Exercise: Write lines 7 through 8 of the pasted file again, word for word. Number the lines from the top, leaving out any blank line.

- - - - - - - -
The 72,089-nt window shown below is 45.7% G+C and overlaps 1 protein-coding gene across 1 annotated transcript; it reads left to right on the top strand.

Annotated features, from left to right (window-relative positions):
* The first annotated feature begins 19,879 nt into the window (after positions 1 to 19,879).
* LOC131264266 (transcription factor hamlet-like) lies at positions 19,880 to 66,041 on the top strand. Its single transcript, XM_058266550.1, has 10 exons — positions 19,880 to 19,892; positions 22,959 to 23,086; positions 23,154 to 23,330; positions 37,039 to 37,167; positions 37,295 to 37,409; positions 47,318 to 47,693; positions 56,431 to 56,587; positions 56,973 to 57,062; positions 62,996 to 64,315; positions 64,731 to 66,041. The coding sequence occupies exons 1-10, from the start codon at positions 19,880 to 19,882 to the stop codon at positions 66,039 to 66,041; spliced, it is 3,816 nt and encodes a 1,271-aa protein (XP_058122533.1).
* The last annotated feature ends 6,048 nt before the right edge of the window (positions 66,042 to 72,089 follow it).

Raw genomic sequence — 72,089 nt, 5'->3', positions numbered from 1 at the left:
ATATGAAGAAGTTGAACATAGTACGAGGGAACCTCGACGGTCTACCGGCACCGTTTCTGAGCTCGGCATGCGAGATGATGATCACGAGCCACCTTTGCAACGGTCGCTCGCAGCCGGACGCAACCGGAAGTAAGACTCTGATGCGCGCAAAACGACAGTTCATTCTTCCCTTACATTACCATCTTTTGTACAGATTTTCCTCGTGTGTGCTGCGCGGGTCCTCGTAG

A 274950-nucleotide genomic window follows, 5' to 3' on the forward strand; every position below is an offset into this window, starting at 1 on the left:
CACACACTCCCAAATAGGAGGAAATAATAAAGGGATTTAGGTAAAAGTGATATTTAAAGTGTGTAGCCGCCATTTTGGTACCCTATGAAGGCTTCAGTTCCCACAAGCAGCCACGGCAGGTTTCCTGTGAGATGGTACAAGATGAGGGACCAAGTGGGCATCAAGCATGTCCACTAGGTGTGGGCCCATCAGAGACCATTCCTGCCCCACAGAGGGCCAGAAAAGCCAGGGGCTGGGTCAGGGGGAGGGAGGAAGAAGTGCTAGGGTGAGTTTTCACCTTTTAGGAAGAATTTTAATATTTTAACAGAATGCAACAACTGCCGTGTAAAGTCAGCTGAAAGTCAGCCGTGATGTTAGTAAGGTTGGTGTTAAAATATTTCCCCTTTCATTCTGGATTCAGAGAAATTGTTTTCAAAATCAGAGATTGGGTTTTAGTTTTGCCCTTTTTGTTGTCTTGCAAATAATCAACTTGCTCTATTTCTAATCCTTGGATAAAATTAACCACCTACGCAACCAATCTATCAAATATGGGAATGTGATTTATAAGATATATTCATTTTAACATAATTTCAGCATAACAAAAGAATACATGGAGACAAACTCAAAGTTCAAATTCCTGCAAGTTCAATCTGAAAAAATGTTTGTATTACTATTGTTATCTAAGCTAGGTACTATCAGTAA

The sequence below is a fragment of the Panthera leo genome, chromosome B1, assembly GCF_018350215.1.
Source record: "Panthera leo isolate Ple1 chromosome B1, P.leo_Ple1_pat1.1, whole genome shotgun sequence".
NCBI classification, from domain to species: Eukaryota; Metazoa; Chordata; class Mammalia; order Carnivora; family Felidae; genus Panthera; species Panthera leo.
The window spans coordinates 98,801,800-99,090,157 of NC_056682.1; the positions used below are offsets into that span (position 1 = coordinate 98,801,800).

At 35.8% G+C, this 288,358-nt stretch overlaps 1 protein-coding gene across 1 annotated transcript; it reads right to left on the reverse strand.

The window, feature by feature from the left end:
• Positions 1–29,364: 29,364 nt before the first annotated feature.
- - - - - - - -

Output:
ATATGAAGAAGTTGAACATAGTACGAGGGAACCTCGACGGTCTACCGGCACCGTTTCTGAGCTCGGCATGCGAGATGATGATCACGAGCCACCTTTGCAACGGTCGCTCGCAGCCGGACGCAACCGGAAGTAAGACTCTGATGCGCGCAAAACGACAGTTCATTCTTCCCTTACATTACCATCTTTTGTACAGATTTTCCTCGTGTGTGCTGCGCGGGTCCTCGTAG

A 274950-nucleotide genomic window follows, 5' to 3' on the forward strand; every position below is an offset into this window, starting at 1 on the left: